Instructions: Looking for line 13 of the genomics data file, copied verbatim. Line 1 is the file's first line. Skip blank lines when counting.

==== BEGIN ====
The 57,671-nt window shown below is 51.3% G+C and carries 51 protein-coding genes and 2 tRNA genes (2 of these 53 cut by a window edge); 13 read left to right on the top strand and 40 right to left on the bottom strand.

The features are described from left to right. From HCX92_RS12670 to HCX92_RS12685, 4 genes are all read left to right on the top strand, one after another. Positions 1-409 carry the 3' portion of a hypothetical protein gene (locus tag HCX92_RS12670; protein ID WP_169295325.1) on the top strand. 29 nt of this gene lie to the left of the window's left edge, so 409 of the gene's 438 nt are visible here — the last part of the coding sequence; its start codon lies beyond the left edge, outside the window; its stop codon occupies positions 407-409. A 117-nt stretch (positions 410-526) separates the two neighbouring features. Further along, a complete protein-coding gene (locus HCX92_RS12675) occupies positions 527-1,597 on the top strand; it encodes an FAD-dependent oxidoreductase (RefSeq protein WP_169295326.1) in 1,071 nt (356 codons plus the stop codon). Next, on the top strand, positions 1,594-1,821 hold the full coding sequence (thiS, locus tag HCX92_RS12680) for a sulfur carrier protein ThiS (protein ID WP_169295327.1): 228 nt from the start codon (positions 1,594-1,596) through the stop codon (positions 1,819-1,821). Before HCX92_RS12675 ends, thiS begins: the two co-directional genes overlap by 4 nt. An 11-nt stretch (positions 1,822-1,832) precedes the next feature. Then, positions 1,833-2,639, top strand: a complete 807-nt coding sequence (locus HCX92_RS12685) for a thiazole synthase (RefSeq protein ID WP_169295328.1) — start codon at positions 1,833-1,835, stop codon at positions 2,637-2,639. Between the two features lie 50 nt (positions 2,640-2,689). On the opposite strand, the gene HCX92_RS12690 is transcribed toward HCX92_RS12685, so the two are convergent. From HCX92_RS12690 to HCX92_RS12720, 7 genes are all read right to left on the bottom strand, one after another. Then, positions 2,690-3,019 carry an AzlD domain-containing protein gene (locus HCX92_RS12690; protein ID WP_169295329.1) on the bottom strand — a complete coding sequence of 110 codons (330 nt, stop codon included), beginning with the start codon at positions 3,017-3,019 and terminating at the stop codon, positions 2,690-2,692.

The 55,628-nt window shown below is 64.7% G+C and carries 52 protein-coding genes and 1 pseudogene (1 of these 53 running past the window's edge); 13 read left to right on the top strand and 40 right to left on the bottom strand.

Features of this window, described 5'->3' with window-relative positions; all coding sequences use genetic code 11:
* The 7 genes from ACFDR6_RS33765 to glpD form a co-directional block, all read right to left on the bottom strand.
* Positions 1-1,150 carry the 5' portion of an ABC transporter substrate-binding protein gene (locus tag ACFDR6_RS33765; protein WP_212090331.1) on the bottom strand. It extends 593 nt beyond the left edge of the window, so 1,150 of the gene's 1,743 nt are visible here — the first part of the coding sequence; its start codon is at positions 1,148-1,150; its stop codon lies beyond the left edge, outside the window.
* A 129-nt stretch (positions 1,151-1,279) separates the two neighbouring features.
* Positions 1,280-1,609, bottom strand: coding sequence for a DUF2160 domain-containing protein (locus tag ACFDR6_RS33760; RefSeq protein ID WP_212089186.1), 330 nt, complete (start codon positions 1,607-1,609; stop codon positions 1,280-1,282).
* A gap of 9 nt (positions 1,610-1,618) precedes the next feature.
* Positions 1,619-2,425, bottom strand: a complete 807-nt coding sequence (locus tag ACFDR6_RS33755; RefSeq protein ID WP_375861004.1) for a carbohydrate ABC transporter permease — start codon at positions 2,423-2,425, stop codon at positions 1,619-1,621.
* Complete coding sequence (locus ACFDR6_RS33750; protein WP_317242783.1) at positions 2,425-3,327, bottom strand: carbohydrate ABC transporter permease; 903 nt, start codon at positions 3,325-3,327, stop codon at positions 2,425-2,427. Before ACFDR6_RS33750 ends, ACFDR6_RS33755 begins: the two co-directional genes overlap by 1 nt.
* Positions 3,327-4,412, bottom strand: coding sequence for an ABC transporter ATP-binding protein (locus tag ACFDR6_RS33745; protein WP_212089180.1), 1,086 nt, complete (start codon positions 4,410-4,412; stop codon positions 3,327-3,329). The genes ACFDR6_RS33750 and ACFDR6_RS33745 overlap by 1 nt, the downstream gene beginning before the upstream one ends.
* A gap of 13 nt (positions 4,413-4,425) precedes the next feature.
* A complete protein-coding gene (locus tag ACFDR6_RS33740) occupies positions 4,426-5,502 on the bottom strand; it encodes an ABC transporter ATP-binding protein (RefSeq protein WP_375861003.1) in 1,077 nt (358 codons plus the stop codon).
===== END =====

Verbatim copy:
* A gap of 13 nt (positions 4,413-4,425) precedes the next feature.